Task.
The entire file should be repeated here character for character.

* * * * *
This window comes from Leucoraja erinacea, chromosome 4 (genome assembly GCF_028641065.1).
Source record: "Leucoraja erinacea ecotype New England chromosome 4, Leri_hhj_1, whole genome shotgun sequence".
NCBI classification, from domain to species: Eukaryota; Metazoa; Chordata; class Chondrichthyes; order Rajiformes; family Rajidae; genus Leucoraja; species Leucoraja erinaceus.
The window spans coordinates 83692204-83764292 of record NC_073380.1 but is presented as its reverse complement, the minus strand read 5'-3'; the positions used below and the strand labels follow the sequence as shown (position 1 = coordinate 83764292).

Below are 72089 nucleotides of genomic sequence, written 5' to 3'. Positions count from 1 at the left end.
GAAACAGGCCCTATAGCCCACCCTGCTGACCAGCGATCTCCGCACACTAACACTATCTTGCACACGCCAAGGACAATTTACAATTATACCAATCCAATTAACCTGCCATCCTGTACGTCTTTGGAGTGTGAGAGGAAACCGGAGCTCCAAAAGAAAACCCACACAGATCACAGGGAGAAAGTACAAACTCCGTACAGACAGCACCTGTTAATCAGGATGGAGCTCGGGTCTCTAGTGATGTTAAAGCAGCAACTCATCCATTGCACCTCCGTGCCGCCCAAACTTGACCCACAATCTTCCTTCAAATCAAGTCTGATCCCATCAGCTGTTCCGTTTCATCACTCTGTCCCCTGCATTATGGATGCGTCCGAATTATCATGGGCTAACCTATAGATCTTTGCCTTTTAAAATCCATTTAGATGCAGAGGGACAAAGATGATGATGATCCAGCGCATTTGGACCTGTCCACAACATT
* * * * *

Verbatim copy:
This window comes from Leucoraja erinacea, chromosome 4 (genome assembly GCF_028641065.1).
Source record: "Leucoraja erinacea ecotype New England chromosome 4, Leri_hhj_1, whole genome shotgun sequence".
NCBI classification, from domain to species: Eukaryota; Metazoa; Chordata; class Chondrichthyes; order Rajiformes; family Rajidae; genus Leucoraja; species Leucoraja erinaceus.
The window spans coordinates 83692204-83764292 of record NC_073380.1 but is presented as its reverse complement, the minus strand read 5'-3'; the positions used below and the strand labels follow the sequence as shown (position 1 = coordinate 83764292).

Below are 72089 nucleotides of genomic sequence, written 5' to 3'. Positions count from 1 at the left end.
GAAACAGGCCCTATAGCCCACCCTGCTGACCAGCGATCTCCGCACACTAACACTATCTTGCACACGCCAAGGACAATTTACAATTATACCAATCCAATTAACCTGCCATCCTGTACGTCTTTGGAGTGTGAGAGGAAACCGGAGCTCCAAAAGAAAACCCACACAGATCACAGGGAGAAAGTACAAACTCCGTACAGACAGCACCTGTTAATCAGGATGGAGCTCGGGTCTCTAGTGATGTTAAAGCAGCAACTCATCCATTGCACCTCCGTGCCGCCCAAACTTGACCCACAATCTTCCTTCAAATCAAGTCTGATCCCATCAGCTGTTCCGTTTCATCACTCTGTCCCCTGCATTATGGATGCGTCCGAATTATCATGGGCTAACCTATAGATCTTTGCCTTTTAAAATCCATTTAGATGCAGAGGGACAAAGATGATGATGATCCAGCGCATTTGGACCTGTCCACAACATT